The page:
This is the second in a series of posts on the  Unicode Bidirectional Algorithm. The first gave a brief description of the situations in which the algorithm is needed.

When text from multiple languages in different directions is mixed together, the concept of the top level direction becomes important - this is the direction of the overall flow of text in the paragraph. So, for instance, a paragraph of Hebrew text that includes some English would be rendered differently than an English paragraph that includes Hebrew words, even if they contained the same characters. To begin with, you would expect the Hebrew paragraph to be right-aligned and the English to be left-aligned, but the differences go beyond just that.

Language segment ordering

For the next example, let's pretend that the upper-case characters are Hebrew and the lower-case are English (since most of us - including me! - don't know Hebrew or Arabic. This is a common convention you'll see in documentation on bidi issues).

HERE IS A SENTENCE CONTAINING HEBREW TEXT. it is followed by some english. AND THEN THERE IS MORE HEBREW. the final sentence is more english.

In both cases there are four segments which alternate between Hebrew and English. When the paragraph direction is left-to-right (i.e., English is the primary language of the document), the overall flow of the various segments is also left-to-right, which places the initial Hebrew segment at the left side of the paragraph.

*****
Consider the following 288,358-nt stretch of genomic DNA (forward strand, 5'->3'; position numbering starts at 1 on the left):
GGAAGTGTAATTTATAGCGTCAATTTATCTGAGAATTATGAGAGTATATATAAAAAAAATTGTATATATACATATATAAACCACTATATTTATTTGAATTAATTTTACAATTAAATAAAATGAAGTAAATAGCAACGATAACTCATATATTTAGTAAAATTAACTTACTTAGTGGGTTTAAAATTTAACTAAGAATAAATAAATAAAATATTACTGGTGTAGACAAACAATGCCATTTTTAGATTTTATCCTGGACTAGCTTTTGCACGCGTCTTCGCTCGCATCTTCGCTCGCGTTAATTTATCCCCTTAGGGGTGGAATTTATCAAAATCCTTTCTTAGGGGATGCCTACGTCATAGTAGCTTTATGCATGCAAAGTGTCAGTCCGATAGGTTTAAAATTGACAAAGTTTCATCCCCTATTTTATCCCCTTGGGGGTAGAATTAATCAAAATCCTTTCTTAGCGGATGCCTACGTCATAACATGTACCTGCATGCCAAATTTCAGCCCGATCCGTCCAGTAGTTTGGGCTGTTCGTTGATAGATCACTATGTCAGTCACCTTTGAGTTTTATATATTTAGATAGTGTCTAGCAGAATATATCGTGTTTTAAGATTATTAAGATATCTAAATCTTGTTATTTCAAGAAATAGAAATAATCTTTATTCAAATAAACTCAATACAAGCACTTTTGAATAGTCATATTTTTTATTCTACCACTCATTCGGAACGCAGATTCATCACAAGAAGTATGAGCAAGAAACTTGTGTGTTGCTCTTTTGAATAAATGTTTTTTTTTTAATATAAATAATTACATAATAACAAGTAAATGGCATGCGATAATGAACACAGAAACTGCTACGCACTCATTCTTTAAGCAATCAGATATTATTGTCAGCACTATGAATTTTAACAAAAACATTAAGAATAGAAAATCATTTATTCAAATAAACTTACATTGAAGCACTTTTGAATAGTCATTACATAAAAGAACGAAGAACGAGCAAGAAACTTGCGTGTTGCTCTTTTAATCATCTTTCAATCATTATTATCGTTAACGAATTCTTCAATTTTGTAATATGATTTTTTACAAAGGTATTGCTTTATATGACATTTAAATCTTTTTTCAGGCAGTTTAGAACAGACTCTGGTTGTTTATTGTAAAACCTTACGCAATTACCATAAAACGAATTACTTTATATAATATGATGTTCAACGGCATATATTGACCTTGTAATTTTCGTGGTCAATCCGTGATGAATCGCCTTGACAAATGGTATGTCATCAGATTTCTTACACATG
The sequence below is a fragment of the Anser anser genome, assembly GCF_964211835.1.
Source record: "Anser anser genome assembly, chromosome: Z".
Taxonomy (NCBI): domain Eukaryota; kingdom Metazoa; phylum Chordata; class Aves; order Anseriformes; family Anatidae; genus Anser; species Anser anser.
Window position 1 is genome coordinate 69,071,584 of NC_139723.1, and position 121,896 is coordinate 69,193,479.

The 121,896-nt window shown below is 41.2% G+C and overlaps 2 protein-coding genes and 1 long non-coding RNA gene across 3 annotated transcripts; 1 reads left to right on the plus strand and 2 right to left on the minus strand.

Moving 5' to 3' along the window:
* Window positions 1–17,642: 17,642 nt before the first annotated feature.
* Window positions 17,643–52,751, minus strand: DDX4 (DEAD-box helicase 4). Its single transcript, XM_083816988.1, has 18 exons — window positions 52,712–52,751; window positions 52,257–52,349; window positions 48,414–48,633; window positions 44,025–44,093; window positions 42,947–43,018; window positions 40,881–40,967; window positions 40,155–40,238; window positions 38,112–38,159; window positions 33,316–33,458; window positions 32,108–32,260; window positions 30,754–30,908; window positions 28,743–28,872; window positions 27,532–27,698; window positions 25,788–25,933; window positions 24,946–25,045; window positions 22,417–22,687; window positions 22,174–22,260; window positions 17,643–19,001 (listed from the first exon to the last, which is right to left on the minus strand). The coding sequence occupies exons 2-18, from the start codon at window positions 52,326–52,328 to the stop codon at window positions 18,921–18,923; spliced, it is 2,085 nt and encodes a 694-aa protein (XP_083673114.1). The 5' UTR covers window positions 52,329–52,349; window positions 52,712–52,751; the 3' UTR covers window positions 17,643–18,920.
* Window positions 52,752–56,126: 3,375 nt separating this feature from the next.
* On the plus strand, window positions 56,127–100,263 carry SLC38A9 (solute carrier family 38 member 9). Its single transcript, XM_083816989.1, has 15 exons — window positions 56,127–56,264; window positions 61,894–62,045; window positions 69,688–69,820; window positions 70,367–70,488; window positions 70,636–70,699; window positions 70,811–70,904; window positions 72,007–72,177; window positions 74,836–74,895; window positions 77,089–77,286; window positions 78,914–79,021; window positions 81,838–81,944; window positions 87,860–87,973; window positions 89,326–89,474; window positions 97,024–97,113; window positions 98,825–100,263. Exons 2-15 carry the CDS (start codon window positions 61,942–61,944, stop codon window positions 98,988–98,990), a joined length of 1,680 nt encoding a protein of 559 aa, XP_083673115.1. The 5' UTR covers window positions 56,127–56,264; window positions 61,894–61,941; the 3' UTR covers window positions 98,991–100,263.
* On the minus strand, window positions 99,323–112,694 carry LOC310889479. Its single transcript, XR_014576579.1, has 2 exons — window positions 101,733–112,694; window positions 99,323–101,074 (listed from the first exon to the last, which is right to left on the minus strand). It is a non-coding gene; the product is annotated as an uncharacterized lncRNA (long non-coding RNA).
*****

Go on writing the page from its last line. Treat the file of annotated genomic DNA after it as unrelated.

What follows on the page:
English paragraph containing some Hebrew

But when the paragraph is flowing from right to left (where Hebrew is the primary language), the initial Hebrew appears at the right side of the paragraph.

Hebrew paragraph containing some English


You'll also notice that the punctuation at the end of the sentences is not necessarily in the place you might expect it. Where the primary language is English, the punctuation at the end of the Hebrew sentence is written to the right of the Hebrew. In other words, its directionality is left-to-right. Similarly, where the primary language is Hebrew, the English punctuation is written to the left of the English; its directionality is right-to-left.

The direction of punctuation that occurs at the "edges" of directional segments takes its directionality from the overall paragraph direction.

Punctuation has "weak" directionality, meaning that its direction is influenced by the surrounding text. But in these cases the punctuation occurs between segments that are in different directions, so to break the tie, the direction of the punctuation is taken from the direction of the paragraph as a whole.

If this isn't what you want, there are ways to override the direction for any character you choose. This will be the subject of a future post.